In the RoboSports category, robots compete in a sports game. This time the challenge is tougher, so there’s only one age group (11-19). The game changes every few years, and for the past two years, it was Double Tennis. You can get a vague understanding on how two robots play tennis looking at the game field on Fig. 2. Fear not, though! Every year, the organizers introduce some changes and tweak the rules so that teams are challenged to improve their robots and adjust to changing conditions!
Future Innovators – undoubtedly the most creatively charged competition! Teams embark on the challenge of crafting an intelligent robotic solution that tackles a real-world problem, perfectly aligned with the competition theme (In 2022, the theme was “MY ROBOT MY FRIEND”). They enjoy the freedom to choose materials, software, and hardware, with the only constraint being that the project/device/robot must fit within a 2x2x2m booth for presentation during the competition. Just imagine, one of the teams had the ingenious idea of creating a robot designed to clean up canals from debris, ensuring they become navigable for ships (Fig. 3). How cool is that?
Future Engineers – finally, my personal favorite: a competition for older participants (14-19) that requires advanced knowledge of hardware to build a machine, software to program it, and algorithms to devise the optimal solution. The challenge here sounds simple – build a robot that can navigate the field (Fig. 4), avoid the colored obstacles, and finish three laps without hitting the walls. Believe me, though, building a self-driving “car” is never an easy task!
Dortmund’s Tech Extravaganza – WRO 2022
Let’s return to our story now. I was able to become a judge in the Future Engineers category due to my background in developing robots. This role requires some knowledge of robotics to assess whether the hardware of the robot fulfills the requirements or to read the source code. Each judge’s work begins a few weeks before the actual competition. Code repositories of the participating projects must be reviewed, and the documentation checked for completeness and against various criteria. Once this is done, each team already receives an appropriate number of points.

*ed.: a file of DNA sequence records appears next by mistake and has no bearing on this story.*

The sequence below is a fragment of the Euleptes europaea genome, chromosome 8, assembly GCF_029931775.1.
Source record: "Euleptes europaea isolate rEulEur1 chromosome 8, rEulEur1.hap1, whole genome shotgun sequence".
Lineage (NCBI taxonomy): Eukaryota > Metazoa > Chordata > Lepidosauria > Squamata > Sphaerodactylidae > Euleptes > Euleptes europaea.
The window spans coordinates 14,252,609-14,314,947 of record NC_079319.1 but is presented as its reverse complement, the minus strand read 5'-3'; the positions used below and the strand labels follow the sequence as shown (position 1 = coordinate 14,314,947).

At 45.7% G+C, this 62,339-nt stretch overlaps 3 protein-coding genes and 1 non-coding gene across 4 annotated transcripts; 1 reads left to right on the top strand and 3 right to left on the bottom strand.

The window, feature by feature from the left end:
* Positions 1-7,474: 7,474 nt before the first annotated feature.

Entering the main building of Messe Dortmund on the eve of the event was undoubtedly a humbling experience. Tens of booths for Future Innovators, vast areas reserved for Future Engineers, multiple tables with RoboMission and RoboSports game fields ready to compete – this was undeniably an impressive sight. None of the robotic events I’ve ever participated in were half as big, but hey, after all, it’s the international finals of one of the most popular robotic events, with teams from like 6 continents, right? Picking up my package of goodies, including t-shirts and a hoodie, attending the first briefings, meeting my fellow judges, shaking many hands, taking a photo with all volunteers, and then it was time to rest before the event the next day.